China insisted Friday it does not ask companies to hand over data gathered overseas, as the Chinese-owned TikTok faces mounting calls for a ban in the United States.
Pressure is building on the massively popular video-sharing app – owned by the Chinese firm Bytedance – to obtain new ownership or lose access to the enormous U.S. market.
In a gruelling five-hour hearing with U.S. lawmakers on Thursday, TikTok CEO Shou Zi Chew faced relentless questioning from combative U.S. lawmakers on both sides of the political aisle over the app’s ties to China and its danger to teens.
At the crux of much of the fears over TikTok is a 2017 Chinese law that requires local firms to hand over personal data to the state if it is relevant to national security.
Beijing on Friday denied it would ask Chinese firms to hand over data gathered overseas and claimed it “attaches great importance to protecting data privacy”.
China “has never and will not require companies or individuals to collect or provide data located in a foreign country”, Foreign Ministry spokesperson Mao Ning told a regular briefing.
“The U.S. government has so far not provided any evidence that TikTok poses a threat to its national security,” Ms. Mao added.
In one particularly heated exchange on Thursday, Mr. Chew was forced to acknowledge that some personal data of Americans was still subject to Chinese law, but insisted that would soon be changed.
The firm also acknowledged in November that some employees in China could access European user data and then admitted in December that employees had used the data to spy on journalists.
But the group has insisted that the Chinese government has no control over or access to its data.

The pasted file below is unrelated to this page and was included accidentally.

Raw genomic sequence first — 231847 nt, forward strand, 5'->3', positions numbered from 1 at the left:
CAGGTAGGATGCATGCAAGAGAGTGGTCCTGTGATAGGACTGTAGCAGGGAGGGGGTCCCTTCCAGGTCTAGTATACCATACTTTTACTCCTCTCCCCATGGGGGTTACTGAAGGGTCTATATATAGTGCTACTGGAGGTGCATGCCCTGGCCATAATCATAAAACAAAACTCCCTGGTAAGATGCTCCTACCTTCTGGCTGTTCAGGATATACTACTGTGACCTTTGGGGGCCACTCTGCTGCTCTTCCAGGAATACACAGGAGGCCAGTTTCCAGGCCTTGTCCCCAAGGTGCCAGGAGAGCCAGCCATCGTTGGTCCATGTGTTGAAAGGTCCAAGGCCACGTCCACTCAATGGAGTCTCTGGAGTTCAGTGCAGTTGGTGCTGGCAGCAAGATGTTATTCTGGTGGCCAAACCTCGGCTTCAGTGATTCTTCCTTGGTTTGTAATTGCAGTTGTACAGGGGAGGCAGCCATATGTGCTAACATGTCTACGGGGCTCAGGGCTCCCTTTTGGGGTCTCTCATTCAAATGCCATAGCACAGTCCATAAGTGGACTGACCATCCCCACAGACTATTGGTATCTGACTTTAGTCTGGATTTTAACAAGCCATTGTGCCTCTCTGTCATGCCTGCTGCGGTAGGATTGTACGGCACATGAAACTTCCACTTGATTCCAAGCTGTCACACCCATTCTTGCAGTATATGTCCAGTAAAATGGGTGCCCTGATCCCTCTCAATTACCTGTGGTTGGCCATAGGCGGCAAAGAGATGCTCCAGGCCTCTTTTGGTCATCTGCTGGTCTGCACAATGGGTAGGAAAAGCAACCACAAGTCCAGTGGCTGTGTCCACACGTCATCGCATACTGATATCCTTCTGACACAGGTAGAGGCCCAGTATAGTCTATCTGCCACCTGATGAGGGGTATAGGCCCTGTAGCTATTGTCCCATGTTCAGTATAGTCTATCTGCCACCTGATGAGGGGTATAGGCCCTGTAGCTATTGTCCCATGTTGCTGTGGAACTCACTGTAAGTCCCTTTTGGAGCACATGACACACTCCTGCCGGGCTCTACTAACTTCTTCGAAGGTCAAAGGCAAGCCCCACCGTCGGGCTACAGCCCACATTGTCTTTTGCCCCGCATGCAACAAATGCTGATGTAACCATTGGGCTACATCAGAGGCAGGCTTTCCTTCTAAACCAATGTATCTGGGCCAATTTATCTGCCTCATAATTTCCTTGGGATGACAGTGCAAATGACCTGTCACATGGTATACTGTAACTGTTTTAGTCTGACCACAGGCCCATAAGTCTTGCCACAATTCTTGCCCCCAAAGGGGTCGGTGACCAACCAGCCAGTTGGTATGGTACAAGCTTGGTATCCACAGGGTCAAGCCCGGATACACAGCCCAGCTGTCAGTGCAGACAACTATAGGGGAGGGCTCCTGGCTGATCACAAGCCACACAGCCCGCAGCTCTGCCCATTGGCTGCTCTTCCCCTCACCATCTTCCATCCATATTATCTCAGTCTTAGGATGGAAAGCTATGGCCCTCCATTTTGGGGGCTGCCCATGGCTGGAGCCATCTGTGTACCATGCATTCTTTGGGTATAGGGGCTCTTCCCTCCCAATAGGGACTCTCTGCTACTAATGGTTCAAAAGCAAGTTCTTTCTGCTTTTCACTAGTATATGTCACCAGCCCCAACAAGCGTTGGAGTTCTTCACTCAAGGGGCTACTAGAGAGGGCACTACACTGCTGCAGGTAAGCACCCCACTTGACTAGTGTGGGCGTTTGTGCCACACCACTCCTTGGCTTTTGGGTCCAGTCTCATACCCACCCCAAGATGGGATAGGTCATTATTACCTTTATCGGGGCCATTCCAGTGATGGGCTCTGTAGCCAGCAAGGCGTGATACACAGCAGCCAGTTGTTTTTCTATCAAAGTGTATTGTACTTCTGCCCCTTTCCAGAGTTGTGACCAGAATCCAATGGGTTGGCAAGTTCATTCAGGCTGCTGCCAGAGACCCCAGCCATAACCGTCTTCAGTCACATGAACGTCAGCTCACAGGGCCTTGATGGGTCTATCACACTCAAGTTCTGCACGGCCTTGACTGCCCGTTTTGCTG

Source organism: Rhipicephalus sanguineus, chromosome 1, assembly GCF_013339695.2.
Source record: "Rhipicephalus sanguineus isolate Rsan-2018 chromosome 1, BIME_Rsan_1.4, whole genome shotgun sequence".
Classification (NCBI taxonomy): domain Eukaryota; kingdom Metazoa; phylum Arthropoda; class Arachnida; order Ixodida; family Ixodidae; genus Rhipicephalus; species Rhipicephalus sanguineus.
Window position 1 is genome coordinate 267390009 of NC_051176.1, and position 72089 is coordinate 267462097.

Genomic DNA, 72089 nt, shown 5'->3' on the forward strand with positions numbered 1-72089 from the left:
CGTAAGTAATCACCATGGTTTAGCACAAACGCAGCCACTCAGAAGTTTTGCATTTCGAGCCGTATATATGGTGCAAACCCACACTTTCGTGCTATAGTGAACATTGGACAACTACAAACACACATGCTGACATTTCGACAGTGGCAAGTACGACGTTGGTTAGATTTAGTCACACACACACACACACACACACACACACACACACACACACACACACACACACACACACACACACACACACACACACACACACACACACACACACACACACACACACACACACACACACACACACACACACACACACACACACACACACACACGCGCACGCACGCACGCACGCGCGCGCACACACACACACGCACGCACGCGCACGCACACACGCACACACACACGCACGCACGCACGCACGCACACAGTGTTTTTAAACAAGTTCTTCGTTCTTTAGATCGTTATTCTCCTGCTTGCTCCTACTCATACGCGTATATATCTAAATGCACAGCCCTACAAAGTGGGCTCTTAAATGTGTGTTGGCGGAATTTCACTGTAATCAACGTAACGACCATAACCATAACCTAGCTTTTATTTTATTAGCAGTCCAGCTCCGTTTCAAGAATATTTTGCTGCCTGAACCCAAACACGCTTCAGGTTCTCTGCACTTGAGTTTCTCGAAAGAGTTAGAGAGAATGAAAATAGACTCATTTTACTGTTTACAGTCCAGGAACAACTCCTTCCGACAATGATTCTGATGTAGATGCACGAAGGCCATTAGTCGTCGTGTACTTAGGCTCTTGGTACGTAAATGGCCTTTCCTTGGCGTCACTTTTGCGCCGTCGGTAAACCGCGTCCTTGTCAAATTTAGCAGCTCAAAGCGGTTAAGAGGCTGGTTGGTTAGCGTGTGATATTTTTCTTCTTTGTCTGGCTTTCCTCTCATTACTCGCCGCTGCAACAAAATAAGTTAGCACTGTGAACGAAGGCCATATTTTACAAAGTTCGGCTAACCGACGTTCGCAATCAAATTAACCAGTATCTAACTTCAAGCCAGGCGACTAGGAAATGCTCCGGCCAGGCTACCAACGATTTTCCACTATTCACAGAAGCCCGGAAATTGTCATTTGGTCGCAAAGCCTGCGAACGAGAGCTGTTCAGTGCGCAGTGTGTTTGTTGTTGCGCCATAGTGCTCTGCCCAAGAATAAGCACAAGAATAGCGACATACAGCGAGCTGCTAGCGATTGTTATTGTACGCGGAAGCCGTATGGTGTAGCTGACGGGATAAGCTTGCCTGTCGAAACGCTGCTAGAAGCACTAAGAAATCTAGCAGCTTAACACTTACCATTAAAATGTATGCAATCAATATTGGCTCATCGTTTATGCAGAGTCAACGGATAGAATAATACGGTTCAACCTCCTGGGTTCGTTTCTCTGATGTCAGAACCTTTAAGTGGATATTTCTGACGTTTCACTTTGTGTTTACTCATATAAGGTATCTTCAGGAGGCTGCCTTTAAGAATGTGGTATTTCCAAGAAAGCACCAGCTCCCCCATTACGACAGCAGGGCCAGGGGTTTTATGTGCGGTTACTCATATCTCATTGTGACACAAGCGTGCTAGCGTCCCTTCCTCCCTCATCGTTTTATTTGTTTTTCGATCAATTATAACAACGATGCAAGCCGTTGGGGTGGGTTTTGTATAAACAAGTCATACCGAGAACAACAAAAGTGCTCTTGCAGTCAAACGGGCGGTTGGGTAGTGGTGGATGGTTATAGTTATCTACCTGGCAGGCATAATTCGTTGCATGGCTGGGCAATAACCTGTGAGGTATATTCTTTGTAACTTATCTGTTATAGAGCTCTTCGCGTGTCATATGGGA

“ByteDance is not owned or controlled by the Chinese government and is a private company,” Mr. Chew told lawmakers in his opening remarks, referring to TikTok’s China-based parent company.
“We believe what’s needed are clear transparent rules that apply broadly to all tech companies – ownership is not at the core of addressing these concerns,” Mr. Chew added.
The Harvard-educated former banker failed to defuse an existential threat to TikTok as the app seeks to survive a White House ultimatum that it either split from its Chinese ownership or be banned in the United States.
Lawmakers from the House Energy and Commerce Committee afforded Mr. Chew no respite, frequently denying him opportunities to expand on his answers or tout the site’s huge global popularity with young people.
A ban would be an unprecedented act on a media company by the U.S. government, cutting off the country’s 150 million monthly users from an app that has become a cultural powerhouse – especially for young people.
“TikTok has repeatedly chosen the path for more control, more surveillance and more manipulation. Your platform should be banned,” committee chair Cathy McMorris Rodgers said.
Supporters of TikTok and free speech activists criticised the hearing as political theatre and urged against an outright ban.
“Taking a bludgeon to TikTok, and by extension to Americans’ First Amendment protections, is not the right solution to the risks that TikTok poses to the privacy of Americans and to the national security of the United States,” said Nadine Farid Johnson of PEN America, which defends free speech.
And Beijing noted on Friday that “some in the U.S. congress stated that seeking a ban of TikTok is a xenophobic political persecution”.
TikTok still hopes to appease the authorities.
Mr. Chew’s testimony promoted the company’s elaborate plan – known as Project Texas – to satisfy national security concerns, under which the handling of U.S. data will be ring-fenced into a U.S.-run division.
But lawmakers poured doubts on the project, saying it would do nothing to remove their concerns that TikTok was vulnerable to China.